The Green Finance Podcast

The Green Finance Podcast Ep. 10: Tangible steps banks can take to help their customers lower their carbon footprint

  • The majority of people want to know more about the environmental impact of how they spend their money and want their banks to help them take action and reduce their environmental impact.
  • I'm talking about this today with my guest Emma Kisby, UK & Europe CEO of Cogo - a company that provides carbon footprint management products.
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The Green Finance Podcast Ep. 10: Tangible steps banks can take to help their customers lower their carbon footprint

We’ve talked a lot on this podcast about the growing consumer awareness around climate change. Considering the scale of the problem, a lot of us feel like we’re not doing enough, but also that there’s only so much we can do. It’s hard to know even where to start as a person, and it gets even harder at company or government level. 

But we are learning, and one of the biggest lessons that I think will define this decade is how our financial choices impact the planet. We choose to shop at a particular store, we choose to buy from a certain brand and we choose to eat what we eat. 

Same goes for the financial system – banks and financial institutions choose who to lend to, and they choose which sectors warrant investments. 

Studies show that when it comes to their bank, consumers do care about alignment with personal values – it was the second-most prized service by bank customers, right after higher interest rates on savings accounts.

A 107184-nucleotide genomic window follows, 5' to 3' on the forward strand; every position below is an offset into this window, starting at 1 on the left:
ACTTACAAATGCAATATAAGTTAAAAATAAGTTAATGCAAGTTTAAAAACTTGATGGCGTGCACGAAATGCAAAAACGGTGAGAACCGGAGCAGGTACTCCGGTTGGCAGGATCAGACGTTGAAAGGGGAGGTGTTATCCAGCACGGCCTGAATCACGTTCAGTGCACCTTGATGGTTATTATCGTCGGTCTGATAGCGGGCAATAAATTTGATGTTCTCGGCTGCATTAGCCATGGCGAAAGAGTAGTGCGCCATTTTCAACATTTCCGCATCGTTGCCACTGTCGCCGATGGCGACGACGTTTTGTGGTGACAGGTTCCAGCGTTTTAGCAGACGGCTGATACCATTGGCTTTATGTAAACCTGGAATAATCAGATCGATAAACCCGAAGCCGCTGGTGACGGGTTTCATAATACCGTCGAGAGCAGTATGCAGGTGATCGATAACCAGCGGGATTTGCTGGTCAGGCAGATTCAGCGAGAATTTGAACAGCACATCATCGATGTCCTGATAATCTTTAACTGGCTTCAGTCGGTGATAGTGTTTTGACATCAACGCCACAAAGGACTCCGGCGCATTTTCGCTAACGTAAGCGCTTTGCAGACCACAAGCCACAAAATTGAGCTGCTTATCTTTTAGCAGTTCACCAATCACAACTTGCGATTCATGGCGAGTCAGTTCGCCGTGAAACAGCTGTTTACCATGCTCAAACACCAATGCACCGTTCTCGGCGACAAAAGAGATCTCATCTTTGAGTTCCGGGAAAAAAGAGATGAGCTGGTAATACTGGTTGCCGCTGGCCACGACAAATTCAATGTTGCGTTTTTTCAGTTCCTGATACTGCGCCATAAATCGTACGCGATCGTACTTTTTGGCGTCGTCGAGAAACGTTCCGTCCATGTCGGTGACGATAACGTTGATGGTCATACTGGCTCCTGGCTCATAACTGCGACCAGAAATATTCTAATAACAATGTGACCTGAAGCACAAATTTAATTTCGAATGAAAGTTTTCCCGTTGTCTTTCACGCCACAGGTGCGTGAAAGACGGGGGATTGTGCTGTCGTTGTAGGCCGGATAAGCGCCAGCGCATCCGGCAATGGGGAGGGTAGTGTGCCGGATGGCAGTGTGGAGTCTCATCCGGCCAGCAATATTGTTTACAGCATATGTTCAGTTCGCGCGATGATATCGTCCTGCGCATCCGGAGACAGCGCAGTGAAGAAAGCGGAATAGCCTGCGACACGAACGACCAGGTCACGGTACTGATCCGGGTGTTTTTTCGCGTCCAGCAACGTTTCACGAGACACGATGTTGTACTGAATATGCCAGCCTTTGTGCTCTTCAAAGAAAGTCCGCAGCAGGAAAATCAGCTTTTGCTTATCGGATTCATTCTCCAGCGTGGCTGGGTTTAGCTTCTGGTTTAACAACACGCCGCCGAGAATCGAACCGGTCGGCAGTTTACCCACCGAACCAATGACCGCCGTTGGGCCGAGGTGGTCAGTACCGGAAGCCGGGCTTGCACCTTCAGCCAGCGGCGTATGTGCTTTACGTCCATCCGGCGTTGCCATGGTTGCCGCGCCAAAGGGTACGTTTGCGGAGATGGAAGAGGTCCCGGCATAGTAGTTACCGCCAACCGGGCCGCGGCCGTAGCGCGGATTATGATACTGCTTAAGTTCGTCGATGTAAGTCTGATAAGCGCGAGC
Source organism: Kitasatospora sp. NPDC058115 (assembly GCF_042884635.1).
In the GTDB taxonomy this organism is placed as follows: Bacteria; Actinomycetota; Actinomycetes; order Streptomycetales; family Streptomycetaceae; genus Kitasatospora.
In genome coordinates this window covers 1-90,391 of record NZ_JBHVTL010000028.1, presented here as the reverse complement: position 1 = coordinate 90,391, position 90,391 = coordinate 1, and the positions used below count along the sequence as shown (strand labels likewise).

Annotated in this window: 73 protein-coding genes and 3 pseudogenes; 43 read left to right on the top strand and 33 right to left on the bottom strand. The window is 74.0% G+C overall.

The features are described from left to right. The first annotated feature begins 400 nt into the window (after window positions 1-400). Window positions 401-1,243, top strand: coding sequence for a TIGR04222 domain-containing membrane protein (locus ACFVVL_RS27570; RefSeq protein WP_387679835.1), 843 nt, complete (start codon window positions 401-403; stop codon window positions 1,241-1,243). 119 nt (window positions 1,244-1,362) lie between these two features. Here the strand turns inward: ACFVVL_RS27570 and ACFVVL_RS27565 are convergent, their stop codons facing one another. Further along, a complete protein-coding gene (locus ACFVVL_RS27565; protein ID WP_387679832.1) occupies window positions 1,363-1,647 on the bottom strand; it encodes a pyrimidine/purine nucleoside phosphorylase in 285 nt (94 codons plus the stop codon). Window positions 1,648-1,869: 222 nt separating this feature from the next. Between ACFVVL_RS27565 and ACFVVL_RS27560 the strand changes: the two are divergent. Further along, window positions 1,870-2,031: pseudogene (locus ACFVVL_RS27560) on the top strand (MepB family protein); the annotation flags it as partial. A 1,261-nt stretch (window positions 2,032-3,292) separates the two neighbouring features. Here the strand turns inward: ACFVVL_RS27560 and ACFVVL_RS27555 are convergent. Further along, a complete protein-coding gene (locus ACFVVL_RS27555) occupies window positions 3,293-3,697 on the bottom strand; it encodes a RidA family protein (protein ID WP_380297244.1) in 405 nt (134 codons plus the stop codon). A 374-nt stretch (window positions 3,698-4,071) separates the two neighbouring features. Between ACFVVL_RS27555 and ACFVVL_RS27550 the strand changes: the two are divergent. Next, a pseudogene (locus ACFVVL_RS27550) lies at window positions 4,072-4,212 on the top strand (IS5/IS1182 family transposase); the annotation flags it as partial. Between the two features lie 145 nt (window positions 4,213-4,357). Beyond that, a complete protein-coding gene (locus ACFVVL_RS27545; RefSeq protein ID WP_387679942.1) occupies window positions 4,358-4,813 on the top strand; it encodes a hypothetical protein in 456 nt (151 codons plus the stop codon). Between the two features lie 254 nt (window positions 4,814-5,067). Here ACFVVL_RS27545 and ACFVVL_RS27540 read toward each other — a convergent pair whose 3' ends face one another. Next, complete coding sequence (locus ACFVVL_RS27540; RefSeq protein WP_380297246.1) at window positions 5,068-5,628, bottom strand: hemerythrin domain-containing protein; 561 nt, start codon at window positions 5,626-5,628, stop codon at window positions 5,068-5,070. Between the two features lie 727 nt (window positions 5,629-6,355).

The majority of people want to know more about the environmental impact of how they spend their money and want their banks to help them take action and reduce their environmental impact. Moreover, consumers also want their banks to decarbonize, considering the financial support they’ve given over the past decades to the fossil fuel industry, for example. 

But in order to make the right choices – that is, the choices with the least negative impact on the planet – we need information, we need tools. This means data and technology at scale. 

I’m talking about this today with my guest Emma Kisby, UK & Europe CEO of Cogo – a company that provides carbon footprint management products that enable individuals and businesses to measure, reduce and offset their impact on the climate. There’s lots to cover, so let’s dive right in.

The following excerpts have been edited for clarity.

What’s your overview of what the situation is now with regards to the banking sector, its environmental impact, and more specifically, the impact that it enables?

Emma Kisby: It’s no secret that the banks have played a significant role in terms of their investment, which have contributed to the climate crisis. What I feel really encouraged about is there are a lot of banks now stepping up and looking to make a big impact and correct things. The first thing I was thinking about the banks is getting their own house in order, obviously, having a meaningful sustainability strategy to move towards divesting in things like fossil fuels. We’re seeing regulatory pressures that are coming in to really encourage banks to be more transparent and disclose in a really positive way. 

But the thing I get really excited about is the huge opportunity that banks have to support their customers and their SMEs to lower their carbon footprint, and that’s where Cogo comes in. And we’ve collaborated really, really well with the banks like NatWest and ING, around bringing solutions that can help customers measure, understand, reduce, and ultimately offset their carbon emissions, and it can have a significant impact.